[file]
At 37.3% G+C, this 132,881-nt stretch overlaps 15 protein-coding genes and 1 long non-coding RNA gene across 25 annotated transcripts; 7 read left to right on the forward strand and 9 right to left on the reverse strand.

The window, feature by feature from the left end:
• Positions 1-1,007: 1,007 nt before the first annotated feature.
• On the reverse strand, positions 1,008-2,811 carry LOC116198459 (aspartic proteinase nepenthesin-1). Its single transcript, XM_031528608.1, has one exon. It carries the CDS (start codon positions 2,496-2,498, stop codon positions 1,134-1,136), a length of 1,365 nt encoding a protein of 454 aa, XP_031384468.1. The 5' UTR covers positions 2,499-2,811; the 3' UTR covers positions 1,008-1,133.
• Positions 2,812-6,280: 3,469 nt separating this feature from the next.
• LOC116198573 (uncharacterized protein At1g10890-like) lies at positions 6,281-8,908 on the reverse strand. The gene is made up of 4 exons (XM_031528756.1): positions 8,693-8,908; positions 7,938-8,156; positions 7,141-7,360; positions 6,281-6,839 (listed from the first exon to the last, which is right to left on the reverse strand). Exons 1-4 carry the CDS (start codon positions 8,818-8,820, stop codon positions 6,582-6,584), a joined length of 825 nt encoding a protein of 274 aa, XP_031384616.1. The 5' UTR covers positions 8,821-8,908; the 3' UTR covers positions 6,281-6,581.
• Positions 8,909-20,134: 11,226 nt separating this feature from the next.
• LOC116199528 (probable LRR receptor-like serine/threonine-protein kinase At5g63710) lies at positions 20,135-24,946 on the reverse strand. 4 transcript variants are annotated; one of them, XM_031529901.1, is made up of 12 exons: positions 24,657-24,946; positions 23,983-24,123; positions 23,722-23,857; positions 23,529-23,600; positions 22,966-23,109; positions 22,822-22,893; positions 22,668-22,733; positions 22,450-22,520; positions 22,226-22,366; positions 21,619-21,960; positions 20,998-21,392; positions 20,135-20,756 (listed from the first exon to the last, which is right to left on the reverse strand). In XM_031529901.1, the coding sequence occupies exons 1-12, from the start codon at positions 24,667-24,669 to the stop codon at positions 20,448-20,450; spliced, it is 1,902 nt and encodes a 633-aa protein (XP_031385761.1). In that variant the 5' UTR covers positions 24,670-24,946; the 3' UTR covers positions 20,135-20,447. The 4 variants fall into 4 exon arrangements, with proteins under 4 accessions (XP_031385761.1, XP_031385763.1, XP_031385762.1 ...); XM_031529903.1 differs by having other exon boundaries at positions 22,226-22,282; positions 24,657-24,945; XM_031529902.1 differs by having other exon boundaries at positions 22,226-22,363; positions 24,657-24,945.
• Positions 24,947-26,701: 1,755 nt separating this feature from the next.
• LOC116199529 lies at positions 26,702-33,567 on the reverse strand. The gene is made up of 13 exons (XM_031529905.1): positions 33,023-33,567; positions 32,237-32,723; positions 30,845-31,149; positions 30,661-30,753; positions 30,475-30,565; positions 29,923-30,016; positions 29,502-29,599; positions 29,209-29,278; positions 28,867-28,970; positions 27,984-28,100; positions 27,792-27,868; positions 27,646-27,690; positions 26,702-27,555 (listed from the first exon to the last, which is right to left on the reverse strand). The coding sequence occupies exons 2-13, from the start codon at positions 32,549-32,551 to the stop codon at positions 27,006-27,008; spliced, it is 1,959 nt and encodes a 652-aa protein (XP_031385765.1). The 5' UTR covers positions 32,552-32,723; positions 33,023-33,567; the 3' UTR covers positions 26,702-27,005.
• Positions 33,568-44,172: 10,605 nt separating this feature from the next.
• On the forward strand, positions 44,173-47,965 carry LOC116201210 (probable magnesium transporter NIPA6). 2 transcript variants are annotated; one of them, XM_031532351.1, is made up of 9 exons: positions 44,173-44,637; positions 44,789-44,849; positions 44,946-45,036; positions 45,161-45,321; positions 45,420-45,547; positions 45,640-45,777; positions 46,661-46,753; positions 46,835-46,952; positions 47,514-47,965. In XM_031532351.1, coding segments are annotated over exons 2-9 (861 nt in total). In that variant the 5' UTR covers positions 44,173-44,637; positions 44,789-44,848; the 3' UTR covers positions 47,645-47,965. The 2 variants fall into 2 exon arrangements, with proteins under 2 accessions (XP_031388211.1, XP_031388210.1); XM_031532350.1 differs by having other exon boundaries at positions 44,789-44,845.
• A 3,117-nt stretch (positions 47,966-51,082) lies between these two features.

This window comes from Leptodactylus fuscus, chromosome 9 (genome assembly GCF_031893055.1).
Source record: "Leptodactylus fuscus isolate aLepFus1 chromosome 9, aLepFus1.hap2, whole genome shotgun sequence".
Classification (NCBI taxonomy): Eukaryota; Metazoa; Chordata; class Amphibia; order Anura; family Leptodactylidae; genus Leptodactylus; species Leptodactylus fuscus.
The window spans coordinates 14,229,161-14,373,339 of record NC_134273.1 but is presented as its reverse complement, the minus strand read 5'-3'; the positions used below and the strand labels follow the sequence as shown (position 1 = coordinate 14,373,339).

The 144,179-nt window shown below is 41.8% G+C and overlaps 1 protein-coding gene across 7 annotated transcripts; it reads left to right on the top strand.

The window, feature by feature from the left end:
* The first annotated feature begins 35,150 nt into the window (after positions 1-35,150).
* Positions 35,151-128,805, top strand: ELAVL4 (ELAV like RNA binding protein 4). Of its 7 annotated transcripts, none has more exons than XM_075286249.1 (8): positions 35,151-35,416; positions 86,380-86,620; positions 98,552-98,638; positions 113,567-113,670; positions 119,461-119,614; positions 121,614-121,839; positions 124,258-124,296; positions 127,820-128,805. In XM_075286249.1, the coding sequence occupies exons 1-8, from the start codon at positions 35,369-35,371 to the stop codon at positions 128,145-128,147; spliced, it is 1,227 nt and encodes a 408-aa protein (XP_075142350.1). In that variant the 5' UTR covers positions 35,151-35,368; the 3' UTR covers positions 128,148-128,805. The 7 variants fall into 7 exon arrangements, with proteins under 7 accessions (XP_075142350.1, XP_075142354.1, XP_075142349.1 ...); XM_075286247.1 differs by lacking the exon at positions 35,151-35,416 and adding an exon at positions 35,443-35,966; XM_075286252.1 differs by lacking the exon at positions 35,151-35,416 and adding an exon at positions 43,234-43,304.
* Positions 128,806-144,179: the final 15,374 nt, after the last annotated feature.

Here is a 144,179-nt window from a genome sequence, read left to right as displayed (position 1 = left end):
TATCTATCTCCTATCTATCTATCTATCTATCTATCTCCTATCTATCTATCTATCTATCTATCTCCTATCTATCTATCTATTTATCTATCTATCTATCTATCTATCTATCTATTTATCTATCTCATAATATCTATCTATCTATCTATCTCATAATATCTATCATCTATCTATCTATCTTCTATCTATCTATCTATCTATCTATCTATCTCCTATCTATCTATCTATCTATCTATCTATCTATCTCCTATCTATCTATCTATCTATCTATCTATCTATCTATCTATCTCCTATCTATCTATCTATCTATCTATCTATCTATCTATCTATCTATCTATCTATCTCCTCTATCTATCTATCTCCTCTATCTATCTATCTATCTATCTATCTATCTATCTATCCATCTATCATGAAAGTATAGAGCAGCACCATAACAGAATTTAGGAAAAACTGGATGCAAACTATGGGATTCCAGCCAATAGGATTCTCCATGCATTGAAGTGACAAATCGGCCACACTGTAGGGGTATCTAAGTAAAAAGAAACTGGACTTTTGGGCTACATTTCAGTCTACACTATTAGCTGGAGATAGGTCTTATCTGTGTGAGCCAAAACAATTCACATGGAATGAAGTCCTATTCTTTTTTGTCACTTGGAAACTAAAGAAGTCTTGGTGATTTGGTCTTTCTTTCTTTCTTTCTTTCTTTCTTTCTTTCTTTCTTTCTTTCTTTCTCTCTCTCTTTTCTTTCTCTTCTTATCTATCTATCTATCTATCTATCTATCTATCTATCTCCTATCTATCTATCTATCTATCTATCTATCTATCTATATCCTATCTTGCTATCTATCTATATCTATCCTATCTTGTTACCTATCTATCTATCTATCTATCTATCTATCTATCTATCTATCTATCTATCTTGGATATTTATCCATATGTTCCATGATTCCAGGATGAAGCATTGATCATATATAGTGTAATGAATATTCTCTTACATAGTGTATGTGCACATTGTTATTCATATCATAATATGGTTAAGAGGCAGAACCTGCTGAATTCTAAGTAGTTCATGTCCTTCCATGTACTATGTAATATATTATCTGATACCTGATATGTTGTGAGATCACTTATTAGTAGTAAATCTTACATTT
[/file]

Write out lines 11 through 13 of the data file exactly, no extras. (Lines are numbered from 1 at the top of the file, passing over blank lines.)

• Positions 33,568-44,172: 10,605 nt separating this feature from the next.
• On the forward strand, positions 44,173-47,965 carry LOC116201210 (probable magnesium transporter NIPA6). 2 transcript variants are annotated; one of them, XM_031532351.1, is made up of 9 exons: positions 44,173-44,637; positions 44,789-44,849; positions 44,946-45,036; positions 45,161-45,321; positions 45,420-45,547; positions 45,640-45,777; positions 46,661-46,753; positions 46,835-46,952; positions 47,514-47,965. In XM_031532351.1, coding segments are annotated over exons 2-9 (861 nt in total). In that variant the 5' UTR covers positions 44,173-44,637; positions 44,789-44,848; the 3' UTR covers positions 47,645-47,965. The 2 variants fall into 2 exon arrangements, with proteins under 2 accessions (XP_031388211.1, XP_031388210.1); XM_031532350.1 differs by having other exon boundaries at positions 44,789-44,845.
• A 3,117-nt stretch (positions 47,966-51,082) lies between these two features.